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"Tulips" is a poem by American poet Sylvia Plath. The poem was written in 1961 and included in the collection Ariel published in 1965.

Style and structure


Tulips (poem)

"Tulips" is written in nine seven-line stanzas, totaling 63 lines, and follows no rhyme scheme. Richard Grey comments on the verse that it is "nominally free but has a subtle iambic base; the lines... ...move quietly and mellifluously; and a sense of hidden melody ('learning' / 'lying', 'lying by myself quietly', 'light lies', 'white walls') transforms apparently casual remarks into memorable speech."

Context



Ted Hughes has stated "Tulips" was written about some flowers she received while in a hospital recovering from an appendectomy." Unlike many of her other Ariel poems, "Tulips" was written long before her eventual suicide in 1963.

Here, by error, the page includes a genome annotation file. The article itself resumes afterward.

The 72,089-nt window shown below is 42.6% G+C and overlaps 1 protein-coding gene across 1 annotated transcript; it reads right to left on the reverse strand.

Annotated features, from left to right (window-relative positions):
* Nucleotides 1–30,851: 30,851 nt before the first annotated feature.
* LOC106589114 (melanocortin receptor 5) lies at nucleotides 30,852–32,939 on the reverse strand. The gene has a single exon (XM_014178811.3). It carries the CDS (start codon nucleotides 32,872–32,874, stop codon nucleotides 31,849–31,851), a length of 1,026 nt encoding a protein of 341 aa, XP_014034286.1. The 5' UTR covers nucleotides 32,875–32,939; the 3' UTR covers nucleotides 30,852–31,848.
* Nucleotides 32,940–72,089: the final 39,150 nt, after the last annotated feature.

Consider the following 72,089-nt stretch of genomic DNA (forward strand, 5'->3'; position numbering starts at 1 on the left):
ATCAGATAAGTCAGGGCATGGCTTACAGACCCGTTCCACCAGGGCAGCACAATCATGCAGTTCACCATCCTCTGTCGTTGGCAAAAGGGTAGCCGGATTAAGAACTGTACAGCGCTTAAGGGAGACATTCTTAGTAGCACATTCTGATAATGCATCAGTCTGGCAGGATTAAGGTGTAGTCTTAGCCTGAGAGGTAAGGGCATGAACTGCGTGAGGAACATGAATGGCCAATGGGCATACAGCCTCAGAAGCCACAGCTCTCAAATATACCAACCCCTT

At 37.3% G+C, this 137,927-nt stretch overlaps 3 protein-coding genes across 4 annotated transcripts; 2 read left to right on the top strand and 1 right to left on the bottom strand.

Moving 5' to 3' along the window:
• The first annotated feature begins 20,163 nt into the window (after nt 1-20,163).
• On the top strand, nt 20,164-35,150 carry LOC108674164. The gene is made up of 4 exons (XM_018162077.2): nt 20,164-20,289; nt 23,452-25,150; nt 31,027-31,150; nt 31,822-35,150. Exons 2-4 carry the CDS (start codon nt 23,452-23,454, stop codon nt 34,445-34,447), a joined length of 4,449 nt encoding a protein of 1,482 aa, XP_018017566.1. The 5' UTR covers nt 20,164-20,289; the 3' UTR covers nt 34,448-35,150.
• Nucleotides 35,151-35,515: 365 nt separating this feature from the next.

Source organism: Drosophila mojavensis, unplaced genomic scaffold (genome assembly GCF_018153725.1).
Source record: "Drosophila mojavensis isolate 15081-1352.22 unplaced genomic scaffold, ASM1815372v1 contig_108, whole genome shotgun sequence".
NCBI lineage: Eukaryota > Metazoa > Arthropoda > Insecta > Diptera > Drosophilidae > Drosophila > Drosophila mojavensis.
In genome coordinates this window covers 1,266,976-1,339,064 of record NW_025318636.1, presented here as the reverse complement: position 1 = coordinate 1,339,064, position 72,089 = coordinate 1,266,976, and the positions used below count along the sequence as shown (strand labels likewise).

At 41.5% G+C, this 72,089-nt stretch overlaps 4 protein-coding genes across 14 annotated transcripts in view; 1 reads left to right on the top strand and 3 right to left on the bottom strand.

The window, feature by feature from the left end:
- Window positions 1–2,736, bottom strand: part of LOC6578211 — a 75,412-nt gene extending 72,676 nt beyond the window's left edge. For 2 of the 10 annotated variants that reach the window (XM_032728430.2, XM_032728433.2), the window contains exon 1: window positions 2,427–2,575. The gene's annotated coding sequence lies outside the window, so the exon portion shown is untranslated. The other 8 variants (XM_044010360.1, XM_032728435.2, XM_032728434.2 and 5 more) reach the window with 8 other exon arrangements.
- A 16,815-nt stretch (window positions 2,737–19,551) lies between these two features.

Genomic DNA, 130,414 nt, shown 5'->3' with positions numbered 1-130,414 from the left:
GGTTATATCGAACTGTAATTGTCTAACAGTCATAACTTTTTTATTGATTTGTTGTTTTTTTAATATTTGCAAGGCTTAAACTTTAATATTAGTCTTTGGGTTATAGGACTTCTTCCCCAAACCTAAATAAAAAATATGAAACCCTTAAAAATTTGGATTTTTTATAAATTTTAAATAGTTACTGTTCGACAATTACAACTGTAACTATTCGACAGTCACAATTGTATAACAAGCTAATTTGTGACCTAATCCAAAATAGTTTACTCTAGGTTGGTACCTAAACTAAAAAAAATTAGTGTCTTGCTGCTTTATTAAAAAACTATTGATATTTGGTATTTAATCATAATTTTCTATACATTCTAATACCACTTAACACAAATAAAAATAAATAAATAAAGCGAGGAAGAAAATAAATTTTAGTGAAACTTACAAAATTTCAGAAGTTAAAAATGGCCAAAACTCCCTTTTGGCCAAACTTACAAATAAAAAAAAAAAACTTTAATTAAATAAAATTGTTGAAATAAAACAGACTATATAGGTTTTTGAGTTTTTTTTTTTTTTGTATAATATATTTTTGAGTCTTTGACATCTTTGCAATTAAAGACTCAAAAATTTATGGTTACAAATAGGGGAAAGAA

Analysis



The speaker is in a hospital bed and describes her experience using an image of red tulips (presumably a gift) that interrupt her calm stay in the white hospital. During her stay at the hospital she has given up everything, including her identity, as expressed by the lines:

I am nobody; I have nothing to do with explosions.
I have given my name and my day-clothes up to the nurses
And my history to the anaesthetist and my body to surgeons.

She wishes to remain in a state of emptiness, but the flowers intrude upon this state:

I didn't want any flowers, I only wanted
To lie with my hands turned up and be utterly empty.

Eileen Aird remarks: "The world of Ariel is a black and white one into which red, which represents blood, the heart and living is always an intrusion." Renée R. Curry takes this further by claiming the tulips signify "by their glorious and bold colors, glaring Otherness."

References


Tulips (poem)

External links


Tulips (poem)
  • Critiques on "Tulips, at Modern American Poetry Society

Tulips (poem)

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